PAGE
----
Oil and Gas companies in charge of critical infrastructure in the UK could be targeted by a “crippling” cyber-attack within the next two years, according to a security chief.
In an interview with the Guardian, the head of the National Cyber Security Centre Ciaran Martin said the UK has been fortunate to avoid a category one (C1) attack, and it is a matter of “when, not if” such an incident occurs.
A C1 attack is one that might cripple key infrastructure such as energy supplies.
Kevin Bocek, chief cyber-security strategist at Venafi, echoed Mr Martin’s comments.
“It’s only a matter of time until the UK suffers a crippling attack. Adversaries have already tried to manipulate elections and target critical infrastructure in Europe and US.
“Escalation of hostilities – whether criminal or by nations – is one of the most basic rules of human history. Much of the reason the UK is so vulnerable is that many organisations – both in the public and private sectors – are simply bad at doing the basics right.
“With security teams being pulled from pillar to post by constant attacks, they don’t have the time to take care of a number of key precaution.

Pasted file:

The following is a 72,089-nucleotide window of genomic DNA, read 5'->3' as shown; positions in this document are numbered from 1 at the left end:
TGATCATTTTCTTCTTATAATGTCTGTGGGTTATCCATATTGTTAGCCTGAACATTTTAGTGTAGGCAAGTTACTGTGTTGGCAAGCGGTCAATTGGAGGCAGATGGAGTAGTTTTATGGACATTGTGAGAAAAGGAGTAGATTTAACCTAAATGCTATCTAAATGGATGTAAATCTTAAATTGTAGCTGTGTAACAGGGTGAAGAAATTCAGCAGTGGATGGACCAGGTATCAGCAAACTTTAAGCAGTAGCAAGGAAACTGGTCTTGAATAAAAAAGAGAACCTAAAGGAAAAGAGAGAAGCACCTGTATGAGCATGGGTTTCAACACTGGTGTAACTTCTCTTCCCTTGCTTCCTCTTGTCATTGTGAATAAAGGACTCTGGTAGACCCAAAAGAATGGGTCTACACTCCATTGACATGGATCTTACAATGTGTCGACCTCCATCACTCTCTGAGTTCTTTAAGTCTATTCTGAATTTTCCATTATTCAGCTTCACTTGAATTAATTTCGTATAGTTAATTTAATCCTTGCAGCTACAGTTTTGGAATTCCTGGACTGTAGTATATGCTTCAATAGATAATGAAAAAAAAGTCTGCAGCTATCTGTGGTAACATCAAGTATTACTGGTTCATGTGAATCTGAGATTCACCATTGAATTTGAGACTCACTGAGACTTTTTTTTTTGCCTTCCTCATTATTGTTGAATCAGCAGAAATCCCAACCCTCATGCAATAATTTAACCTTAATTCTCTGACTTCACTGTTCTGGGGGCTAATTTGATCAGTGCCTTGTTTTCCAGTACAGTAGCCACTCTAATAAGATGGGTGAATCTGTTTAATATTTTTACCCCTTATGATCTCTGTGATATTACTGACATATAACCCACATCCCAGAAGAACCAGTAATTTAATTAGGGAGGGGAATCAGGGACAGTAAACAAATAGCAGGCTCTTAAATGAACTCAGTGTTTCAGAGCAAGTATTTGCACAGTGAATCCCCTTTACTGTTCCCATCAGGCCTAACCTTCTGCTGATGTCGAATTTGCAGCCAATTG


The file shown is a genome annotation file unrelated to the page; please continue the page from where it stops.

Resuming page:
“It’s precisely these oversights which can let attackers in.”
An increased rate of attacks brought the issue to the fore last year, when consultants Deloitte published research showing oil and gas companies are particularly prone to cyber security risks.
Mr Bocek added that the defences most organisations have in place are useless against this new set of attacks involving machines and encryptions.
“Last year around 40% of attacks came through encrypted traffic, a figure that would be unthinkable if organisations had a proper grip of what machines encrypting communications should be trusted or not.
“It’s these failures to sort out cyber-security basics which make Martin’s prediction of a C1 level attack within the next 2 years all the more likely to come true.
“What’s more, given that many of these issues can be automated, fixing the problem doesn’t even involve taking analysts away from tackling live threats.
“Martin’s warning should be a reminder for all organisations, particularly those responsible for our critical infrastructure, to get a handle on these processes immediately – otherwise they are simply laying out the red carpet for those who want to do us harm.”